News in Brief
CDC Issues Guidelines for Schools on MRSA
The federal Centers for Disease Control and Prevention, in Atlanta, has provided schools and parents with a concise summary of guidelines on how to prevent the spread of drug-resistant staph infections blamed for the deaths of at least four minors in October.
A CDC report this month estimated that methicillin-resistant Staphylococcus aureus, or MRSA, is linked to more U.S. deaths each year than the virus that causes AIDS. About 14 percent of infections are contracted in the community, usually by skin-to-skin contact, the report said. ("Resistant Staph Germ Poses School Health Concerns," Oct. 24, 2007.)
In the Oct. 19 guidelines, health officials recommend frequent handwashing to prevent the spread of the bacterium. Students should not share such personal materials as towels or razors, and should disinfect open wounds immediately and cover them with clean, dry bandages.
The guidelines emphasize that schools need not be closed for disinfection because of MRSA cases, so long as other recommended precautions are taken.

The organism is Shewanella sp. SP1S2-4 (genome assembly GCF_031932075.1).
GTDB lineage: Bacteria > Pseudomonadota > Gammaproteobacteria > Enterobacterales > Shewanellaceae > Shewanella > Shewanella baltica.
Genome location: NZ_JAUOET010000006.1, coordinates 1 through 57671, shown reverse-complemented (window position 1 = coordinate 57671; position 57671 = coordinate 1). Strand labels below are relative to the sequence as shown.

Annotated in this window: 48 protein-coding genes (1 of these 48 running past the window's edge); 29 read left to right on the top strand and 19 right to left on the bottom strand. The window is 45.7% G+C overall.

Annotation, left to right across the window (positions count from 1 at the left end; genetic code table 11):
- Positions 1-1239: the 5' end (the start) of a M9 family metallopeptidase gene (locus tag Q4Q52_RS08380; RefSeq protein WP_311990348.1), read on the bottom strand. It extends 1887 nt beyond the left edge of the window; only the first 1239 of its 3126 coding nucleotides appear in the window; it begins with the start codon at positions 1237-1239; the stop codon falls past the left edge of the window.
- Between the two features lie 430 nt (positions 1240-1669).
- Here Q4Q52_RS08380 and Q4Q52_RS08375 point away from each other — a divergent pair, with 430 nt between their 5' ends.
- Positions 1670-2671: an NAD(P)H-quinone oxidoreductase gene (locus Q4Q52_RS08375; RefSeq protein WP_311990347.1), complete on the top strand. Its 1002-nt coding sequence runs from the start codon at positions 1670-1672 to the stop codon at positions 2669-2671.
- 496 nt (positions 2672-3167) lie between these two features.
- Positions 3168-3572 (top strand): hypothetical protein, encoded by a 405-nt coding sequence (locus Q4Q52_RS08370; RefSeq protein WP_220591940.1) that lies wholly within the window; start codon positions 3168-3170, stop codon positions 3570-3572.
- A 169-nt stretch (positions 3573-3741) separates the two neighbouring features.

Last week, Virginia Gov. Tim Kaine moved to make MRSA a reportable illness after it was blamed for the Oct. 15 death of a 17-year-old high school senior in that state. New York City health authorities said last week that MRSA likely also killed a 17-year-old Brooklyn student.
Deaths also have been reported in Mississippi and New Hampshire. Infections have been reported in a number of other states, including Arizona, Connecticut, Delaware, and Maryland. The CDC guidelines are available at www.cdc.gov.
Vol. 27, Issue 10, Page 4
- DIRECTOR OF EARLY CHILDHOOD EDUCATION
- Mississippi Department of Education, Jackson, MS
- Head of School
- Stamford American International School Singapore, Singapore, Singapore
- Superintendent Vacancies
- Hazard, Young, Attea & Associates, Multiple Locations
- Superintendent of Catholic Schools
- The Roman Catholic Archdiocese of Washington, Washington, DC
- High School Principal, Chicago Public Schools
- AUSL, Chicago, IL